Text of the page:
- You have said that the feature-length documentary is about the young generation and bringing attention to the topics that have been over-looked and under-reported for far too long, so what topics are we talking about?
The protagonists in the film are worried about the threats unfolding against indigenous people living in the amazon forest, China’s raising influence in Hongkong and climate change affecting countries in the global South like Uganda. The outcome of these conflicts will define future world politics and that is the reason why especially young people are very involved.
Our protagonists are experiencing the consequences of these conflicts in their own lives which ignited a fire in their minds which is still burning and motivating them to fight the battle against way more powerful opponents.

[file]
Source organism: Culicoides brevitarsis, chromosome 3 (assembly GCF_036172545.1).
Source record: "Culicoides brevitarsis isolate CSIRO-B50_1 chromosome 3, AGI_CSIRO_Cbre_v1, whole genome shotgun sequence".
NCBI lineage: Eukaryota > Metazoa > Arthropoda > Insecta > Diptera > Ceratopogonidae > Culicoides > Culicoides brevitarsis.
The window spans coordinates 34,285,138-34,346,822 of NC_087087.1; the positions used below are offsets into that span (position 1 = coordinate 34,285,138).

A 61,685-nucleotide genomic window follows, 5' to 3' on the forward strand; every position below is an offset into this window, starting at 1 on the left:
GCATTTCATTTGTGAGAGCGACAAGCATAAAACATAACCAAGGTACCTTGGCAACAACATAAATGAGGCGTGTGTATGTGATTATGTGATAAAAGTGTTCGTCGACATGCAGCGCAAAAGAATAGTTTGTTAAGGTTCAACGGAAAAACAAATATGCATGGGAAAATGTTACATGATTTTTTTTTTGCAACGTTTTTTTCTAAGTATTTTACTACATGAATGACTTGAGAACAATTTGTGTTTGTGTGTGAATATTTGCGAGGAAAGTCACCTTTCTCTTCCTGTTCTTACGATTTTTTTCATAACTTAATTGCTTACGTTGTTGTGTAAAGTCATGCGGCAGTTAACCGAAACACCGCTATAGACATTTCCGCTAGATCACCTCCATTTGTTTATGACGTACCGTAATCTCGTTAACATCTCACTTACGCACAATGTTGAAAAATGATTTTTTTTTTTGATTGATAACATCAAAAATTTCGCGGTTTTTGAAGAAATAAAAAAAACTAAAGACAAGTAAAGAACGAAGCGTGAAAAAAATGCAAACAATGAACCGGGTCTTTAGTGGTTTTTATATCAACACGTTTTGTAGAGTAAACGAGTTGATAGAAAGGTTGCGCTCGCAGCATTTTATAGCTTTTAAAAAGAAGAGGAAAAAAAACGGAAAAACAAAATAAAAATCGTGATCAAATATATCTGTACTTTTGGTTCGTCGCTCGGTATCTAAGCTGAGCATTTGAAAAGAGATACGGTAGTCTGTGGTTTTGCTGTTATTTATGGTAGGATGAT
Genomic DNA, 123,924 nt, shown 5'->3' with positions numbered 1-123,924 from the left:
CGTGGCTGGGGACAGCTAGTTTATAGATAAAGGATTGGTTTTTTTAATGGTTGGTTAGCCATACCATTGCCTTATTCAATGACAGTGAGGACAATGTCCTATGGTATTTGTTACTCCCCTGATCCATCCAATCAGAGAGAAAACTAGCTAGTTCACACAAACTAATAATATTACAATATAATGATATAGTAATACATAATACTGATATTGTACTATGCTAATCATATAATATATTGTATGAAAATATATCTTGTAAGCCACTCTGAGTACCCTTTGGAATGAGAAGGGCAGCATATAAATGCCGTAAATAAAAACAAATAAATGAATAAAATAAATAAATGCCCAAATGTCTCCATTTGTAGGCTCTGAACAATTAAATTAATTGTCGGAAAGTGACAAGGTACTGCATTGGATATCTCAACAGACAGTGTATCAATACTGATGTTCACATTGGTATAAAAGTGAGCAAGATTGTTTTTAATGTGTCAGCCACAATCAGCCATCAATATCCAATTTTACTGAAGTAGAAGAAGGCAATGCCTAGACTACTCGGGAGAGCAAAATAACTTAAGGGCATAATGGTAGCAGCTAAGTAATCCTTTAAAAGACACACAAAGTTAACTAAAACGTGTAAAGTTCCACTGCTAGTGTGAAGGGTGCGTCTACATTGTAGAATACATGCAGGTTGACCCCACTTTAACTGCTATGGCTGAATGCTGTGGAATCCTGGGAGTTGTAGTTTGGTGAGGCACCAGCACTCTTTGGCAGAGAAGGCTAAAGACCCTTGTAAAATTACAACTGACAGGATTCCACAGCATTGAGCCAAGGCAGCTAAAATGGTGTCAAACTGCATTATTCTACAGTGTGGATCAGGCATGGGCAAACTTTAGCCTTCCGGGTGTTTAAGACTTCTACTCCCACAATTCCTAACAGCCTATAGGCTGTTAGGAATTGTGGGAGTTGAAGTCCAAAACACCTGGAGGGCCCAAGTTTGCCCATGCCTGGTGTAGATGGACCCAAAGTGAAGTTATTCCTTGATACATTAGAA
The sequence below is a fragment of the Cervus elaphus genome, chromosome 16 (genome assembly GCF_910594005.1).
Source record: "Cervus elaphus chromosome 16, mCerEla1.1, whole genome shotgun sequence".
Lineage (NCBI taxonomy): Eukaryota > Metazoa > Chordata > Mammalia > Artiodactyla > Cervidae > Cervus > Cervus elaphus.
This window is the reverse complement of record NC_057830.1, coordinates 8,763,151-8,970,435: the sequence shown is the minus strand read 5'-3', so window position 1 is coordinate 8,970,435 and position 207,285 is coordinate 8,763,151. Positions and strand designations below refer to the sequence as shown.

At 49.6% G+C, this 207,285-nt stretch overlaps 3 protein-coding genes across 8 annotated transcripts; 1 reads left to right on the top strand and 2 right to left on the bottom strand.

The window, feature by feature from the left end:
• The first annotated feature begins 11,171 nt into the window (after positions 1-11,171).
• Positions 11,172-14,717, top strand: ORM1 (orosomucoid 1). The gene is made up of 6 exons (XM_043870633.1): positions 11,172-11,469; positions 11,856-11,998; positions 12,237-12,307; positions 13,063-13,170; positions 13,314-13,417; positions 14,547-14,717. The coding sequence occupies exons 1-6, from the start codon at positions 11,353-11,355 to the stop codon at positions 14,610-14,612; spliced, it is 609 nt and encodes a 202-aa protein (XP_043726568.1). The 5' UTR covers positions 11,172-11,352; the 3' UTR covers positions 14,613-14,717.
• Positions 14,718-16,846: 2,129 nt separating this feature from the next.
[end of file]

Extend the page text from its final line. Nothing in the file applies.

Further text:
- Why do you think these topics have been overshadowed?
Frankly, the global West has a long history of exploitation in the areas that we cover in the film. Having issues such as massive drought and food deserts in Uganda, the crack down on the democratic process in Hong Kong, and the constant trampling of Indigenous rights in South America (and elsewhere) as topics of conversation on a regular basis would force Westerners to reckon with their role in all of these issues. We have been unwilling to call out the obvious perpetrators of these problems because doing that would require us to call out ourselves and our complacency.
Tackling these issues isn’t comfortable. That’s also the reason why I think it’s even more impressive that is often the young people who are leading the resistance.
- There is a lot of unrest in the world, especially in Uganda, Hong Kong, and Latin America, why do you feel country and world leaders are not listening to what the people want?